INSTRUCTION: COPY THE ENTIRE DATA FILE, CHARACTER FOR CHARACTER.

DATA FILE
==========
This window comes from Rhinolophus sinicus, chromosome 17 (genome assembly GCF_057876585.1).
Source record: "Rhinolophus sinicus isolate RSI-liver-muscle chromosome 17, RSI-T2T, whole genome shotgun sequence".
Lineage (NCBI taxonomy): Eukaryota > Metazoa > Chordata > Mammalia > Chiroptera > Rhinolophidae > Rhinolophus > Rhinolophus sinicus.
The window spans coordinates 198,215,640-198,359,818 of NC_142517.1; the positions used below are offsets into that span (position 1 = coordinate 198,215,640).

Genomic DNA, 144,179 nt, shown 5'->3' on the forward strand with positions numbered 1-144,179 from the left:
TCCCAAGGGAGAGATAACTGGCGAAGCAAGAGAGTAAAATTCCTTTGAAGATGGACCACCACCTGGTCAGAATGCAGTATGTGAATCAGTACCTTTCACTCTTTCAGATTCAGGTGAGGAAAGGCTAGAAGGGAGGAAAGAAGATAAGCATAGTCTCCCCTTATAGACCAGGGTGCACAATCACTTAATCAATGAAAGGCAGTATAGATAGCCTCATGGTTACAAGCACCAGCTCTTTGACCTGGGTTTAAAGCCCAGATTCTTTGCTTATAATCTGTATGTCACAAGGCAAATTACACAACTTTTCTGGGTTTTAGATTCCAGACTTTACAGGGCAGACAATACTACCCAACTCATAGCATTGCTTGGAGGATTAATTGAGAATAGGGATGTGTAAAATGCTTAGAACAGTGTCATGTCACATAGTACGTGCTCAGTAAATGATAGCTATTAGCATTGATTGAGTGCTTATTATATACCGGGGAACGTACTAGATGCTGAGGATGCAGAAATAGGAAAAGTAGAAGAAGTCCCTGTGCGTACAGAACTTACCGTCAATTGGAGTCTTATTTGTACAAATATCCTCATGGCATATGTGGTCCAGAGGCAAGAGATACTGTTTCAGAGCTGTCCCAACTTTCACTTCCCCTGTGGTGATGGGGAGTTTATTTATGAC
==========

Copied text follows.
This window comes from Rhinolophus sinicus, chromosome 17 (genome assembly GCF_057876585.1).
Source record: "Rhinolophus sinicus isolate RSI-liver-muscle chromosome 17, RSI-T2T, whole genome shotgun sequence".
Lineage (NCBI taxonomy): Eukaryota > Metazoa > Chordata > Mammalia > Chiroptera > Rhinolophidae > Rhinolophus > Rhinolophus sinicus.
The window spans coordinates 198,215,640-198,359,818 of NC_142517.1; the positions used below are offsets into that span (position 1 = coordinate 198,215,640).

Genomic DNA, 144,179 nt, shown 5'->3' on the forward strand with positions numbered 1-144,179 from the left:
TCCCAAGGGAGAGATAACTGGCGAAGCAAGAGAGTAAAATTCCTTTGAAGATGGACCACCACCTGGTCAGAATGCAGTATGTGAATCAGTACCTTTCACTCTTTCAGATTCAGGTGAGGAAAGGCTAGAAGGGAGGAAAGAAGATAAGCATAGTCTCCCCTTATAGACCAGGGTGCACAATCACTTAATCAATGAAAGGCAGTATAGATAGCCTCATGGTTACAAGCACCAGCTCTTTGACCTGGGTTTAAAGCCCAGATTCTTTGCTTATAATCTGTATGTCACAAGGCAAATTACACAACTTTTCTGGGTTTTAGATTCCAGACTTTACAGGGCAGACAATACTACCCAACTCATAGCATTGCTTGGAGGATTAATTGAGAATAGGGATGTGTAAAATGCTTAGAACAGTGTCATGTCACATAGTACGTGCTCAGTAAATGATAGCTATTAGCATTGATTGAGTGCTTATTATATACCGGGGAACGTACTAGATGCTGAGGATGCAGAAATAGGAAAAGTAGAAGAAGTCCCTGTGCGTACAGAACTTACCGTCAATTGGAGTCTTATTTGTACAAATATCCTCATGGCATATGTGGTCCAGAGGCAAGAGATACTGTTTCAGAGCTGTCCCAACTTTCACTTCCCCTGTGGTGATGGGGAGTTTATTTATGAC